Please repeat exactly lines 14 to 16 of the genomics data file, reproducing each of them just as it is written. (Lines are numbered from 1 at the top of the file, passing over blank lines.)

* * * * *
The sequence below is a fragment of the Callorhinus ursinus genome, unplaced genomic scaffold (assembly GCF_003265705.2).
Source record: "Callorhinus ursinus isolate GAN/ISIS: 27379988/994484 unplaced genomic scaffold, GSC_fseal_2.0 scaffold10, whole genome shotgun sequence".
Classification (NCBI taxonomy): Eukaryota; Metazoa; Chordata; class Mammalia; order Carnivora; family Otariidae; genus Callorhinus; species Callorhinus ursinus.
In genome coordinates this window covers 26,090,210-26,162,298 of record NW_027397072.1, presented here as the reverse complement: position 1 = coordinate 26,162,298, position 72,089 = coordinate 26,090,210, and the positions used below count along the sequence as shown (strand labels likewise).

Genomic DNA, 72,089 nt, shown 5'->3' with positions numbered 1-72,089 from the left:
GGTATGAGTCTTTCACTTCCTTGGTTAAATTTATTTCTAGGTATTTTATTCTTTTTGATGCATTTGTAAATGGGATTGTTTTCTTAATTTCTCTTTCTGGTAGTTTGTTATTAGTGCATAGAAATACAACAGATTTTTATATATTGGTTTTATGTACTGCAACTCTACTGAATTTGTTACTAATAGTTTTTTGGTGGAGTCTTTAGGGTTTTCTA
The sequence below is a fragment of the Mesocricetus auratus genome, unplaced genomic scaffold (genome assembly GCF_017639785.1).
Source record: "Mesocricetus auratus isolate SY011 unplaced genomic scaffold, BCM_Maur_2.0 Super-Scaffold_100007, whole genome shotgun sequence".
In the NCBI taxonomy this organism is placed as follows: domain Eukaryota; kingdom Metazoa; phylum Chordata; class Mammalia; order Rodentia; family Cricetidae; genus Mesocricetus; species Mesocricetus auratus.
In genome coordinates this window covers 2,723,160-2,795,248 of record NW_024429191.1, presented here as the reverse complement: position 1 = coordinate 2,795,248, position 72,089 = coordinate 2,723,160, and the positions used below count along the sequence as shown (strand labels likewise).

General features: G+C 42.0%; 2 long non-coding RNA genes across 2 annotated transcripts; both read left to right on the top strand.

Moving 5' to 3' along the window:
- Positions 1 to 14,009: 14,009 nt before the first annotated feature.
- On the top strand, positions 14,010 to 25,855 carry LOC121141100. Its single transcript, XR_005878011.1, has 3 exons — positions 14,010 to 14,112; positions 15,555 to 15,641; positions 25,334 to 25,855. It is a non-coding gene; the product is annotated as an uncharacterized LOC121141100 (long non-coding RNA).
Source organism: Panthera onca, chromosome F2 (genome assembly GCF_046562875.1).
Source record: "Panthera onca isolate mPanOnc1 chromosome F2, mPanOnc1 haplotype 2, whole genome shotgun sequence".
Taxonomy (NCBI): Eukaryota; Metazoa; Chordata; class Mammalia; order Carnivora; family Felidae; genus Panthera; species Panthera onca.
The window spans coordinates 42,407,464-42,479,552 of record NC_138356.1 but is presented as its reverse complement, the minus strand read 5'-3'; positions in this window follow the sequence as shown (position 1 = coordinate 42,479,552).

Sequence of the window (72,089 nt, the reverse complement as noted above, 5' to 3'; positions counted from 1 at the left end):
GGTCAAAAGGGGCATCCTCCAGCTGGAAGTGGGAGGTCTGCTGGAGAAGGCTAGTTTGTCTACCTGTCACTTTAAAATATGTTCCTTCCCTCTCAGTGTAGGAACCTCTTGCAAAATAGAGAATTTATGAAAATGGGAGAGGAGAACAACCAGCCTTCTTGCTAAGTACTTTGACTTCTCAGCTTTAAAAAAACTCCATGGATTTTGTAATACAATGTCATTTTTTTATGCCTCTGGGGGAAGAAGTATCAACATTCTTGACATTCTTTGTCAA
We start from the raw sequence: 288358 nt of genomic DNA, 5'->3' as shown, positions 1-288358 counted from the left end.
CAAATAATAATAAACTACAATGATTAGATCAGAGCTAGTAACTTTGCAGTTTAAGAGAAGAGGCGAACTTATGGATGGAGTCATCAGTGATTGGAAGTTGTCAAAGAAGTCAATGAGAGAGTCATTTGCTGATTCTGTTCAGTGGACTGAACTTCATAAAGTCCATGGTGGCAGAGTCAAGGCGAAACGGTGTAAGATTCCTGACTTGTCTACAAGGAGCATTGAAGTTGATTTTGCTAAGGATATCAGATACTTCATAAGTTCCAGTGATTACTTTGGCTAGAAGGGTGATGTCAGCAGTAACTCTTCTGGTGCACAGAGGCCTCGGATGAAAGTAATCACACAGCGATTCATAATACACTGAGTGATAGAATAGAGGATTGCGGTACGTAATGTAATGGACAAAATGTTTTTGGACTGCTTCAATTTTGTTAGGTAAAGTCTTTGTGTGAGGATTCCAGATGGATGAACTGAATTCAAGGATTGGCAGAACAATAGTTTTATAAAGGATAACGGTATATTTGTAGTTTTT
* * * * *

- On the top strand, positions 14,010 to 25,855 carry LOC121141100. Its single transcript, XR_005878011.1, has 3 exons — positions 14,010 to 14,112; positions 15,555 to 15,641; positions 25,334 to 25,855. It is a non-coding gene; the product is annotated as an uncharacterized LOC121141100 (long non-coding RNA).
Source organism: Panthera onca, chromosome F2 (genome assembly GCF_046562875.1).
Source record: "Panthera onca isolate mPanOnc1 chromosome F2, mPanOnc1 haplotype 2, whole genome shotgun sequence".